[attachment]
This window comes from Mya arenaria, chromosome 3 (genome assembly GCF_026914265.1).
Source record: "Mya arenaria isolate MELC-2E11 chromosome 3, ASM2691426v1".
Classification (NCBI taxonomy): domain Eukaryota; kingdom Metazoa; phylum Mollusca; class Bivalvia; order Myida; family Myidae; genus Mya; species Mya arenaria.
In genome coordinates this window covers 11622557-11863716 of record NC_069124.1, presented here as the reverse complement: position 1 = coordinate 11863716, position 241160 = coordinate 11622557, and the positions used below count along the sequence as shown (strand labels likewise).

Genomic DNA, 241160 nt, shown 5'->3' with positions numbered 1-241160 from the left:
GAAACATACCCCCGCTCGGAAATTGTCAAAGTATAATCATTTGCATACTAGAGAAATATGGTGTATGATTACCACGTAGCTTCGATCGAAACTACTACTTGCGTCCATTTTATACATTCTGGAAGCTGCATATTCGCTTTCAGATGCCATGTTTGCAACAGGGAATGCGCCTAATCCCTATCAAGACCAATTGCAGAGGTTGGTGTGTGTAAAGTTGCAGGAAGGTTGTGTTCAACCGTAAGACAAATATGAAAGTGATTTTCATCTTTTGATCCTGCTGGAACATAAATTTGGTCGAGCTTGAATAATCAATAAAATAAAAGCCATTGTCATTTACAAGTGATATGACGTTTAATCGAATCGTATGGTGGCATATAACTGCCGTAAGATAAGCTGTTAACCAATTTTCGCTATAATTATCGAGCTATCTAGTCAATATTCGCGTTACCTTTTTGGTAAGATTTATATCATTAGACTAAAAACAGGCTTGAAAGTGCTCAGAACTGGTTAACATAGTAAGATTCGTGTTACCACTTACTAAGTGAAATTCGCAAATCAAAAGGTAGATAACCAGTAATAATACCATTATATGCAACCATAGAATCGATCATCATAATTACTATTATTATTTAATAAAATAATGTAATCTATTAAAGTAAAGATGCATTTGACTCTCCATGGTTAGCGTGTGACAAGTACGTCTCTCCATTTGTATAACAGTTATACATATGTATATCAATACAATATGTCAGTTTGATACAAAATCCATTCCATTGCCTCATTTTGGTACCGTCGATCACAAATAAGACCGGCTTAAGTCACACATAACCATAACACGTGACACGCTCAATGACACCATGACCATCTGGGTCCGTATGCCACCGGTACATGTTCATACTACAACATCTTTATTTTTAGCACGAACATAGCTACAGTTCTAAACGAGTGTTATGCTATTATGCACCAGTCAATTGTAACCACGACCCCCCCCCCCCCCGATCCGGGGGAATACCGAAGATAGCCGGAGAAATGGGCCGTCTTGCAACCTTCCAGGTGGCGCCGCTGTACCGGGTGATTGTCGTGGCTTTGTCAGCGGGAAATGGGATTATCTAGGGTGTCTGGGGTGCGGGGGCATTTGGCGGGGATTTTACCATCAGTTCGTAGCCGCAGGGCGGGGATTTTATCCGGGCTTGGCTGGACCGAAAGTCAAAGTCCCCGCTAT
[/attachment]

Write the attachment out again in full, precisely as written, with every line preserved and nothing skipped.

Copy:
This window comes from Mya arenaria, chromosome 3 (genome assembly GCF_026914265.1).
Source record: "Mya arenaria isolate MELC-2E11 chromosome 3, ASM2691426v1".
Classification (NCBI taxonomy): domain Eukaryota; kingdom Metazoa; phylum Mollusca; class Bivalvia; order Myida; family Myidae; genus Mya; species Mya arenaria.
In genome coordinates this window covers 11622557-11863716 of record NC_069124.1, presented here as the reverse complement: position 1 = coordinate 11863716, position 241160 = coordinate 11622557, and the positions used below count along the sequence as shown (strand labels likewise).

Genomic DNA, 241160 nt, shown 5'->3' with positions numbered 1-241160 from the left:
GAAACATACCCCCGCTCGGAAATTGTCAAAGTATAATCATTTGCATACTAGAGAAATATGGTGTATGATTACCACGTAGCTTCGATCGAAACTACTACTTGCGTCCATTTTATACATTCTGGAAGCTGCATATTCGCTTTCAGATGCCATGTTTGCAACAGGGAATGCGCCTAATCCCTATCAAGACCAATTGCAGAGGTTGGTGTGTGTAAAGTTGCAGGAAGGTTGTGTTCAACCGTAAGACAAATATGAAAGTGATTTTCATCTTTTGATCCTGCTGGAACATAAATTTGGTCGAGCTTGAATAATCAATAAAATAAAAGCCATTGTCATTTACAAGTGATATGACGTTTAATCGAATCGTATGGTGGCATATAACTGCCGTAAGATAAGCTGTTAACCAATTTTCGCTATAATTATCGAGCTATCTAGTCAATATTCGCGTTACCTTTTTGGTAAGATTTATATCATTAGACTAAAAACAGGCTTGAAAGTGCTCAGAACTGGTTAACATAGTAAGATTCGTGTTACCACTTACTAAGTGAAATTCGCAAATCAAAAGGTAGATAACCAGTAATAATACCATTATATGCAACCATAGAATCGATCATCATAATTACTATTATTATTTAATAAAATAATGTAATCTATTAAAGTAAAGATGCATTTGACTCTCCATGGTTAGCGTGTGACAAGTACGTCTCTCCATTTGTATAACAGTTATACATATGTATATCAATACAATATGTCAGTTTGATACAAAATCCATTCCATTGCCTCATTTTGGTACCGTCGATCACAAATAAGACCGGCTTAAGTCACACATAACCATAACACGTGACACGCTCAATGACACCATGACCATCTGGGTCCGTATGCCACCGGTACATGTTCATACTACAACATCTTTATTTTTAGCACGAACATAGCTACAGTTCTAAACGAGTGTTATGCTATTATGCACCAGTCAATTGTAACCACGACCCCCCCCCCCCCCGATCCGGGGGAATACCGAAGATAGCCGGAGAAATGGGCCGTCTTGCAACCTTCCAGGTGGCGCCGCTGTACCGGGTGATTGTCGTGGCTTTGTCAGCGGGAAATGGGATTATCTAGGGTGTCTGGGGTGCGGGGGCATTTGGCGGGGATTTTACCATCAGTTCGTAGCCGCAGGGCGGGGATTTTATCCGGGCTTGGCTGGACCGAAAGTCAAAGTCCCCGCTAT